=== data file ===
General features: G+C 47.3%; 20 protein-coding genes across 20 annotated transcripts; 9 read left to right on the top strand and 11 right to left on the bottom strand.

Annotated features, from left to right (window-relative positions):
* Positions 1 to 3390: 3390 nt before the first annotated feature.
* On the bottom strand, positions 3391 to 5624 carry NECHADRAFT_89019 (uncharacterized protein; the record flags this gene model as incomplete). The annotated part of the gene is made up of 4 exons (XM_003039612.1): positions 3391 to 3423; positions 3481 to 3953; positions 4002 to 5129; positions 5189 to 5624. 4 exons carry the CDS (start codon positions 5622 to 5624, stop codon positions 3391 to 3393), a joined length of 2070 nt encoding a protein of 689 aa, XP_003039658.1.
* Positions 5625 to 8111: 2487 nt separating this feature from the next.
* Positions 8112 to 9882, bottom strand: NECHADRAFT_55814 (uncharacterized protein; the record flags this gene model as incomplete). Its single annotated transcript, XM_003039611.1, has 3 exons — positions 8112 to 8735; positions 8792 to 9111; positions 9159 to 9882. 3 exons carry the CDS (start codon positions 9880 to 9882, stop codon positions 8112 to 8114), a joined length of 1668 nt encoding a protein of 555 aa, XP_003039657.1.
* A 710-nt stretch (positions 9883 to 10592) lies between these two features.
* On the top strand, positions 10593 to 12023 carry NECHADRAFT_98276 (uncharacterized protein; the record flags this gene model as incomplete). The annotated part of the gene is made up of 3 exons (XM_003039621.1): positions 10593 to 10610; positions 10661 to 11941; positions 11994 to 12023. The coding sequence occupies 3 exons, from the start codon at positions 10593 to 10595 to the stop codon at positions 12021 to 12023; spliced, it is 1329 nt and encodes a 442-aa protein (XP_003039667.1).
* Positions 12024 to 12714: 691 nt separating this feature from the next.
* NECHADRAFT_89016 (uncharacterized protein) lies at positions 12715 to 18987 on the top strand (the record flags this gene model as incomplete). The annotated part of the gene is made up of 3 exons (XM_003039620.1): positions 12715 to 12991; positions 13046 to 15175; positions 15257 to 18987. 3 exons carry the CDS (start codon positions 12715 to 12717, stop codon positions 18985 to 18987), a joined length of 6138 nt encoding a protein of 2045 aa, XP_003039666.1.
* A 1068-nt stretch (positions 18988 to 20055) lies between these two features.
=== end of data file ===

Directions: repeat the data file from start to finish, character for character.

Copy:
General features: G+C 47.3%; 20 protein-coding genes across 20 annotated transcripts; 9 read left to right on the top strand and 11 right to left on the bottom strand.

Annotated features, from left to right (window-relative positions):
* Positions 1 to 3390: 3390 nt before the first annotated feature.
* On the bottom strand, positions 3391 to 5624 carry NECHADRAFT_89019 (uncharacterized protein; the record flags this gene model as incomplete). The annotated part of the gene is made up of 4 exons (XM_003039612.1): positions 3391 to 3423; positions 3481 to 3953; positions 4002 to 5129; positions 5189 to 5624. 4 exons carry the CDS (start codon positions 5622 to 5624, stop codon positions 3391 to 3393), a joined length of 2070 nt encoding a protein of 689 aa, XP_003039658.1.
* Positions 5625 to 8111: 2487 nt separating this feature from the next.
* Positions 8112 to 9882, bottom strand: NECHADRAFT_55814 (uncharacterized protein; the record flags this gene model as incomplete). Its single annotated transcript, XM_003039611.1, has 3 exons — positions 8112 to 8735; positions 8792 to 9111; positions 9159 to 9882. 3 exons carry the CDS (start codon positions 9880 to 9882, stop codon positions 8112 to 8114), a joined length of 1668 nt encoding a protein of 555 aa, XP_003039657.1.
* A 710-nt stretch (positions 9883 to 10592) lies between these two features.
* On the top strand, positions 10593 to 12023 carry NECHADRAFT_98276 (uncharacterized protein; the record flags this gene model as incomplete). The annotated part of the gene is made up of 3 exons (XM_003039621.1): positions 10593 to 10610; positions 10661 to 11941; positions 11994 to 12023. The coding sequence occupies 3 exons, from the start codon at positions 10593 to 10595 to the stop codon at positions 12021 to 12023; spliced, it is 1329 nt and encodes a 442-aa protein (XP_003039667.1).
* Positions 12024 to 12714: 691 nt separating this feature from the next.
* NECHADRAFT_89016 (uncharacterized protein) lies at positions 12715 to 18987 on the top strand (the record flags this gene model as incomplete). The annotated part of the gene is made up of 3 exons (XM_003039620.1): positions 12715 to 12991; positions 13046 to 15175; positions 15257 to 18987. 3 exons carry the CDS (start codon positions 12715 to 12717, stop codon positions 18985 to 18987), a joined length of 6138 nt encoding a protein of 2045 aa, XP_003039666.1.
* A 1068-nt stretch (positions 18988 to 20055) lies between these two features.